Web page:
As the year winds down, In Memoriam lists crop up to remind us of life’s fragility. In the spirit of hope I share a poem I first encountered in 1989 when my brother died of cancer.
At the time the author was unknown, but has since been identified. Mary Elizabeth Frye, an American housewife and florist, wrote it in 1932.
A while back I created this image for Pinterest, For everyone who has ever lost anyone, I share this with you:
Mary Elizabeth Frye, American Housewife and Florist, 1905 – 2004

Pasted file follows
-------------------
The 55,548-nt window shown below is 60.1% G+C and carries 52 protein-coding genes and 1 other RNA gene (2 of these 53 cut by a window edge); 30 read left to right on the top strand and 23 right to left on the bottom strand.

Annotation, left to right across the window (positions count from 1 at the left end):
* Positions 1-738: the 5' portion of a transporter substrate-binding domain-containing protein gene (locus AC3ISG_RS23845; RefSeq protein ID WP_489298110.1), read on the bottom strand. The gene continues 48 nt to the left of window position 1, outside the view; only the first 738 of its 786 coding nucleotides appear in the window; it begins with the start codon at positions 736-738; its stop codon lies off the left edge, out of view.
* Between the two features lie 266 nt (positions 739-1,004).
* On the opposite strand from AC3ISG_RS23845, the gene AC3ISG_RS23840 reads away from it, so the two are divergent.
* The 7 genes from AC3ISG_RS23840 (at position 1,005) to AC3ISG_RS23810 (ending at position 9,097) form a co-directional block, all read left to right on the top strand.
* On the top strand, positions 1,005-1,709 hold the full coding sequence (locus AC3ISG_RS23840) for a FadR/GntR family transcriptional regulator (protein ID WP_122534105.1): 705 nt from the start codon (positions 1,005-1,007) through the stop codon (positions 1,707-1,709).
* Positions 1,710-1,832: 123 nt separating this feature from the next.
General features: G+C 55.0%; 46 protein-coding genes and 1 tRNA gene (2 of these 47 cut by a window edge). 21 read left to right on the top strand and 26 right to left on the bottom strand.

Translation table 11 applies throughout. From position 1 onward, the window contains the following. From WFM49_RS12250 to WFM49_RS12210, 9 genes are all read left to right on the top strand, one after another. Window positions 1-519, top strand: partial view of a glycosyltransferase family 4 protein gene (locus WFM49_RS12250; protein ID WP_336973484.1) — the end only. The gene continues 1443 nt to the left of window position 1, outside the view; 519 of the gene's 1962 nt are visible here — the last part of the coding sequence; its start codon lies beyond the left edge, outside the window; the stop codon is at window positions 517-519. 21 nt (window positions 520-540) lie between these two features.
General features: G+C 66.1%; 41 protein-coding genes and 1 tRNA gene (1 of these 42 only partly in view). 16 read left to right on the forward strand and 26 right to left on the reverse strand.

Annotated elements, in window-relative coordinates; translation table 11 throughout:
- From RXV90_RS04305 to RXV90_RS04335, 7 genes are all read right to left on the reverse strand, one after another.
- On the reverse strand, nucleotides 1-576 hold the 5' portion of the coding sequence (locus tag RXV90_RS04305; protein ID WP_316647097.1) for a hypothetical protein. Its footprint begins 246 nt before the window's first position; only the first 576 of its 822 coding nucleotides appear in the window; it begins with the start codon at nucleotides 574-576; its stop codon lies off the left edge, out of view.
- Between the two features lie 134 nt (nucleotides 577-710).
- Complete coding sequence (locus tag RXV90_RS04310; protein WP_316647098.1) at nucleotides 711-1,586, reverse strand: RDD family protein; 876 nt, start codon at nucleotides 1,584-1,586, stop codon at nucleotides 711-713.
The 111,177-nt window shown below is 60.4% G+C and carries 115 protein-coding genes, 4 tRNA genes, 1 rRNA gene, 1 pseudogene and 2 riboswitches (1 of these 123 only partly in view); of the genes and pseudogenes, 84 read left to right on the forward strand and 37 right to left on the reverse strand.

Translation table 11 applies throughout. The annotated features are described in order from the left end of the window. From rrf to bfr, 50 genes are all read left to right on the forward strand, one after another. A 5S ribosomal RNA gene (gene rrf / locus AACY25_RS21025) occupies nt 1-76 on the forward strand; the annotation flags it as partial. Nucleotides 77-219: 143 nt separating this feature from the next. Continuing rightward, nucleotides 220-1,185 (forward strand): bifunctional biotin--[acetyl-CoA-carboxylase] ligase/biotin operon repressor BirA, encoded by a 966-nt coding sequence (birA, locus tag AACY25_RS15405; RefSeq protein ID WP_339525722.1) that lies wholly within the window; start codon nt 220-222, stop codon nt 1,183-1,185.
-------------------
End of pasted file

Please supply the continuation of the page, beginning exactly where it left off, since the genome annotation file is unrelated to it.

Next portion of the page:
Do not stand at my grave and weep
I am not there; I do not sleep.
I am a thousand winds that blow,
I am the diamond glints on snow,
I am the sun on ripened grain,
I am the gentle autumn rain.
When you awaken in the morning’s hush
I am the swift uplifting rush
Of quiet birds in circling flight.
I am the soft star-shine at night.
Do not stand at my grave and cry,
I am not there; I did not die. — Mary Elizabeth Frye
Happy New Year,
A sampling of previous Pause and Revitalize quotes: